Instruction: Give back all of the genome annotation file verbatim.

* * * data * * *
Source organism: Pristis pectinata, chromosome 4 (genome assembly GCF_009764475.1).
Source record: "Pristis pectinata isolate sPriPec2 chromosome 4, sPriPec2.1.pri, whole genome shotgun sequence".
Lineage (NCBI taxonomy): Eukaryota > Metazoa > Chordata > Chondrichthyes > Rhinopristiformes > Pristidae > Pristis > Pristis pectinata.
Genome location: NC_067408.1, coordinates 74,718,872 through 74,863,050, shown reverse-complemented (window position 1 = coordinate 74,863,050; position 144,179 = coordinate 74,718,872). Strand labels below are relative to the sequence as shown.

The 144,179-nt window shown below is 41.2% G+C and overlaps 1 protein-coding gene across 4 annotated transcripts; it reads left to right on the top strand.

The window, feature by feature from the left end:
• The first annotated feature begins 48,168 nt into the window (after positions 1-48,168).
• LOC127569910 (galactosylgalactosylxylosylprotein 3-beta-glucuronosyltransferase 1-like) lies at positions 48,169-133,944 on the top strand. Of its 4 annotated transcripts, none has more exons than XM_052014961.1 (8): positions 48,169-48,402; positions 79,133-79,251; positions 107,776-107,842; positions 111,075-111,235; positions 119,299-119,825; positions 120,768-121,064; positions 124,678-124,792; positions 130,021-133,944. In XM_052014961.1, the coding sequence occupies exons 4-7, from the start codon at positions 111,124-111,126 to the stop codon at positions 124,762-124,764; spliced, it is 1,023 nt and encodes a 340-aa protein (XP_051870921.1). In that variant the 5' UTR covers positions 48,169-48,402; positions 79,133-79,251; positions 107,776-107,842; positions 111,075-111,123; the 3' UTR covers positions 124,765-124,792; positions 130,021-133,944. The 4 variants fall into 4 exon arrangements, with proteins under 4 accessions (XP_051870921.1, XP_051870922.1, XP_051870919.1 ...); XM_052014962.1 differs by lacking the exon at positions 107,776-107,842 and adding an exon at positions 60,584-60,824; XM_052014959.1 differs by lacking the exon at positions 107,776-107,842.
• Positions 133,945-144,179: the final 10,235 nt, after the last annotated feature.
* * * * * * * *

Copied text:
Source organism: Pristis pectinata, chromosome 4 (genome assembly GCF_009764475.1).
Source record: "Pristis pectinata isolate sPriPec2 chromosome 4, sPriPec2.1.pri, whole genome shotgun sequence".
Lineage (NCBI taxonomy): Eukaryota > Metazoa > Chordata > Chondrichthyes > Rhinopristiformes > Pristidae > Pristis > Pristis pectinata.
Genome location: NC_067408.1, coordinates 74,718,872 through 74,863,050, shown reverse-complemented (window position 1 = coordinate 74,863,050; position 144,179 = coordinate 74,718,872). Strand labels below are relative to the sequence as shown.

The 144,179-nt window shown below is 41.2% G+C and overlaps 1 protein-coding gene across 4 annotated transcripts; it reads left to right on the top strand.

The window, feature by feature from the left end:
• The first annotated feature begins 48,168 nt into the window (after positions 1-48,168).
• LOC127569910 (galactosylgalactosylxylosylprotein 3-beta-glucuronosyltransferase 1-like) lies at positions 48,169-133,944 on the top strand. Of its 4 annotated transcripts, none has more exons than XM_052014961.1 (8): positions 48,169-48,402; positions 79,133-79,251; positions 107,776-107,842; positions 111,075-111,235; positions 119,299-119,825; positions 120,768-121,064; positions 124,678-124,792; positions 130,021-133,944. In XM_052014961.1, the coding sequence occupies exons 4-7, from the start codon at positions 111,124-111,126 to the stop codon at positions 124,762-124,764; spliced, it is 1,023 nt and encodes a 340-aa protein (XP_051870921.1). In that variant the 5' UTR covers positions 48,169-48,402; positions 79,133-79,251; positions 107,776-107,842; positions 111,075-111,123; the 3' UTR covers positions 124,765-124,792; positions 130,021-133,944. The 4 variants fall into 4 exon arrangements, with proteins under 4 accessions (XP_051870921.1, XP_051870922.1, XP_051870919.1 ...); XM_052014962.1 differs by lacking the exon at positions 107,776-107,842 and adding an exon at positions 60,584-60,824; XM_052014959.1 differs by lacking the exon at positions 107,776-107,842.
• Positions 133,945-144,179: the final 10,235 nt, after the last annotated feature.